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Bible Reading: Psalm 148

Psalm 148
Praise the Lord!

Praise the Lord from the heavens;

Praise Him in the heights!

Praise Him, all His angels;

Praise Him, all His hosts!

Praise Him, sun and moon;

Praise Him, all stars of light!

Praise Him, highest heavens,

And the waters that are above the heavens!

Let them praise the name of the Lord,

For He commanded and they were created.

He has also established them forever and ever;

He has made a decree which will not pass away.

Praise the Lord from the earth,

Sea monsters and all deeps;

Fire and hail, snow and clouds;

Stormy wind, fulfilling His word;

Mountains and all hills;

Fruit trees and all cedars;

Beasts and all cattle;

Creeping things and winged fowl;

Kings of the earth and all peoples;

Princes and all judges of the earth;

Both young men and virgins;

Old men and children.

Let them praise the name of the Lord,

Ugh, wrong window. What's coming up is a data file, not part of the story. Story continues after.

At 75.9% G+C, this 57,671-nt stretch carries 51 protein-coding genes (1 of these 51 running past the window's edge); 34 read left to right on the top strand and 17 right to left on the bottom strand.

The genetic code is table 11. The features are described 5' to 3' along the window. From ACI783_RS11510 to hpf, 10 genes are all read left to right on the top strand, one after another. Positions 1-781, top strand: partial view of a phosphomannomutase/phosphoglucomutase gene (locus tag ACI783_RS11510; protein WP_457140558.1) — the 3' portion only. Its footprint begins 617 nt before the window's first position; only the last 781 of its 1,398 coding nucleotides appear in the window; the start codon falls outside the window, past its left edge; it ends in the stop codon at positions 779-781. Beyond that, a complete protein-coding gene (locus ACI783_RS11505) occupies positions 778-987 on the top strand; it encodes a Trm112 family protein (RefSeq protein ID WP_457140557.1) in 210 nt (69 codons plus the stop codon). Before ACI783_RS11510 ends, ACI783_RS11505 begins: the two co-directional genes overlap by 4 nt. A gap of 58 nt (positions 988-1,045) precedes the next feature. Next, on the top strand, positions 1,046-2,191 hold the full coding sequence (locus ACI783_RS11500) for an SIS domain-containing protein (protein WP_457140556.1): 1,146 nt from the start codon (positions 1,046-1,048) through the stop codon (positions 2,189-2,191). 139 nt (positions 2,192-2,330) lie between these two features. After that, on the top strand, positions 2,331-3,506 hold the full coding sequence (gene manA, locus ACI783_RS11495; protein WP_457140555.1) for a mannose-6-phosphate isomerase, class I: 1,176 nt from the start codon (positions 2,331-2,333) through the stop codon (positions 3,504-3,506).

For His name alone is exalted;

His glory is above earth and heaven.

And He has lifted up a horn for His people,

Praise for all His godly ones;

Even for the sons of Israel, a people near to Him.

Praise the Lord!


At football games and other big sporting events, we see extraordinary scenes of exuberant enthusiasm.  Yet all these should pale into insignificance compared to our exuberant worship of God.  The opening words of this psalm are, ‘Hallelujah! Praise God from heaven’ (v.1, MSG). The last five psalms (Psalm 146–150) each begin and end with ‘Hallelujah’. The psalms, as with the New Testament and the whole Bible, end with exuberant praise, blessing and delight.  The word Hallelujah is an invitation to worship – it literally means ‘Praise (Hallal) the Lord’ (Yahweh). It occurs twenty-four times in the Old Testament (mainly in the psalms) and it occurs four times in the New Testament – each of them in our passage for today.


George Frederick Handel’s most famous work, ‘Messiah’ tells the story of Jesus – the Messiah. Part Two is about his death on the cross and his ascension into heaven and ends with the ‘Hallelujah’ chorus. In the spring of 1742, King George II rose to his feet as the first notes of the triumphant ‘Hallelujah’ chorus rang out. Royal protocol has always demanded that, whenever the monarch stands, so do everyone in the monarch’s presence. Thus, the entire audience and orchestra stood. King George II had accepted that he too was subject to the Lord of lords and King of kings. May, we do likewise today.


Weekly Memory Verse:  The Lord protects the strangers; He supports the fatherless and the widow, but He thwarts the way of the wicked.  Psalm 146.9